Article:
We have been subjected to killings and oppression for years. Since the time we came. I will call it what it is: it is a genocide of the many Muslims in Burma. The idea that we’re taking over Burma in any way is laughable, completely so. We’re right at the bottom, starving, live in low income areas, have poor housing and schooling. It is enforced by the government. Does anyone seriously expect them to protect us?

There have been curfews set in all Muslim-majority people in Burma. The Rakhine in the north, the Ayyarwady region in the south. Muslims are not allowed to segregate for prayer in a jamaat. The azaan, call to prayer, has been forbidden- that had been for a while, and was renewed.

Martial law has been established in the Rakhine.

There are people who say that the story of the rape of a Burmese Buddhist woman is not true. The last major riots? Had been a story that had been used to ignite mass attacks against the Muslims and had been proven false. But by then it was too late. And then it was covered up. Considering that, the likelihood that this is another fabricated story is…likely. I’m not saying that it doesn’t happen. But this particular one, to start the riots, may not be true at all. There’s some who say the woman is Muslim.

There is no evidence that a Buddhist woman was raped or killed, by the way. So. The Muslims in the bus who were killed do not even have any relations to the three Muslim men ‘suspected’.

Some in the news media industry told the story and refereed to the Burmese Muslims as Kalaar Muslims. Stop. That is a racial slur. Is is, at times, used by Burmese Muslims as an identification, as the reclaiming of a word, but no one who is not a Burmese Muslim may use it. It is racist. There was a protest against this. The news issued a small apology, but it does not really address the real issue.

We are not illegals. We are not terrorists. We are one and the same, Burmese. When there is no equality for some people, there is no equality for anyone at all.

18 June 2012 ♥ 15 notes    Reblog    
reblogged from themindislimitless    source: rahgheer
❝ Within a system which denies the existence of basic human rights, fear tends to be the order of the day. Fear of imprisonment, fear of torture, fear of death, fear of losing friends, family, property or means of livelihood, fear of poverty, fear of isolation, fear of failure. A most insidious form of fear is that which masquerades as common sense or even wisdom, condemning as foolish, reckless, insignificant or futile the small, daily acts of courage which help to preserve man’s self-respect and inherent human dignity. It is not easy for a people conditioned by fear under the iron rule of the principle that might is right to free themselves from the enervating miasma of fear. Yet even under the most crushing state machinery courage rises up again and again, for fear is not the natural state of civilized man. ❞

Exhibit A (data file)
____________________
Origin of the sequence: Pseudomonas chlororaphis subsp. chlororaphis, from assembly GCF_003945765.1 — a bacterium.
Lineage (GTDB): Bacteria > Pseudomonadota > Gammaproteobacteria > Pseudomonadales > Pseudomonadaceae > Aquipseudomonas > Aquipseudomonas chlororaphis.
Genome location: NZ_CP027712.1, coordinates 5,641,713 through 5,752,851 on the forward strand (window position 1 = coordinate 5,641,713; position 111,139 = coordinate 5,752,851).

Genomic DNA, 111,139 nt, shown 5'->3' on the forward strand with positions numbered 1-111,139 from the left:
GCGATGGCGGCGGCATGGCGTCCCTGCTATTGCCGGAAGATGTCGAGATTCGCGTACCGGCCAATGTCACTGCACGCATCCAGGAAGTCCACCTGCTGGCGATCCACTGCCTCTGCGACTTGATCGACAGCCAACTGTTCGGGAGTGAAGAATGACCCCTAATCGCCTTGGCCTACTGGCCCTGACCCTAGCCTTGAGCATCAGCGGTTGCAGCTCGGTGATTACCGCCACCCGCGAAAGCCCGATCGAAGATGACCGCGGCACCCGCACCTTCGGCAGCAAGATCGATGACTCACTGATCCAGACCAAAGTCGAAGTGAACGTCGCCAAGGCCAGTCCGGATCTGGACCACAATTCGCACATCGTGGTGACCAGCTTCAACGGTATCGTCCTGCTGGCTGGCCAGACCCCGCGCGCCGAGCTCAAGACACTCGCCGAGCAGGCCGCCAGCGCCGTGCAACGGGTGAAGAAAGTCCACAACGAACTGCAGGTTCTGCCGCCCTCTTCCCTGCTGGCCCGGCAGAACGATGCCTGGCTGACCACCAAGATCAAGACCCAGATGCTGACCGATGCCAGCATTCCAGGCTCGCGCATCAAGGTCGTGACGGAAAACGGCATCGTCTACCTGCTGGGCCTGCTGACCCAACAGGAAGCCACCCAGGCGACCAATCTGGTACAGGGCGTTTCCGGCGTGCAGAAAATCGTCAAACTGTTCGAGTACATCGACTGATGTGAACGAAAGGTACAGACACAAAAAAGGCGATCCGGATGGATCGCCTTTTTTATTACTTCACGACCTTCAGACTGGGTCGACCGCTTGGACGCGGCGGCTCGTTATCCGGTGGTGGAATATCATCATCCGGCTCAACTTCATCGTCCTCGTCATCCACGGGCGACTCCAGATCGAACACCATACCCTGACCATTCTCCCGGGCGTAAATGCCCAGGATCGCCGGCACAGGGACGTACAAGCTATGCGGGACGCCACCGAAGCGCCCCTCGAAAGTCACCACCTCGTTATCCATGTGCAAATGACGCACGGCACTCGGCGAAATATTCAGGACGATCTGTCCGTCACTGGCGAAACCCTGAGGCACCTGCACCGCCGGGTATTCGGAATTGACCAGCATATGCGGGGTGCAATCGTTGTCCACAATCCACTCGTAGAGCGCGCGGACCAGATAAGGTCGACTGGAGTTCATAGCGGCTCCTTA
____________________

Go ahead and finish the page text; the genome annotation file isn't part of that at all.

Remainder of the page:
— Aung San Suu Kyi (via homininae)

15 June 2012 ♥ 16 notes    Reblog    
reblogged from
From the perspective of a “Kalaar”

rahgheer:

It was day before yesterday that I had a semi-panicked e-mail from a close friend in Myanmar:

There’s a lot of stuff happening in Myanmar right now. About Muslims and riots…
Read some news online. And please pray for peace for everyone. I don’t want to be burned to death or hit by 100 people or raped…
I don’t think anyone anticipates such an email from a friend overseas first thing over breakfast on a Monday morning. Especially a newly married friend.
I understand the tensions that there are there within the Burmese people and the Rohingya. For those of you who don’t know, the Rohingiya are seen as illegal Muslim migrants from Bangladesh, even though many have been living in Myanmar for centuries. But the prosecution faced by the Muslims within Myanmar is not just for the Rohingiya, there is a deep seated resentment within the Burmese for all Muslims, despite their ethnicity and their roots. At the very forefront, the Rohingiya are considered an international problem by many Burmese, and fiercely cast as the “other”.
How did this rioting start? Because there was a rape of a Buddhist Rakhine woman, which in turn prompted revenge killings of 10 Muslim men, which in turn spurned a Muslim mob to kill seven Buddhist men. Never mind the torched houses. Never mind that men accused of the rape are reported to have been arrested. 
The news that is coming from within Burma unnerves me. Because this is not the first time that rioting has erupted against minorities in Myanmar, especially Muslims (though I do believe this is the first time it is being reported considerably openly from within Myanmar). The last time that this happened, I was in fourth or fifth grade. The last time that this happened, the stories that circulated along the grapevine (media censorship was very high at that time, so nothing could be reported openly), very horrifying. This is not the first time I am hearing of homes torched on such a large scale. This is not the first time I am hearing of Muslims killed senselessly. This is not the first time that I am hearing such deep resentment against the “Kalaar”. Those of South Asian descent. Usually Muslims. 
And I am glad to hear that Burmese officials are confident that the violence will not spread, and will be contained. Because I am not. I am not confident that angry mobs will not show up to homes of friends and family back home. They almost did last time at mine. So it scares me. My memories are not pleasant. And I am not saying that the officials cannot, and/or will not contain the violence. I am just afraid.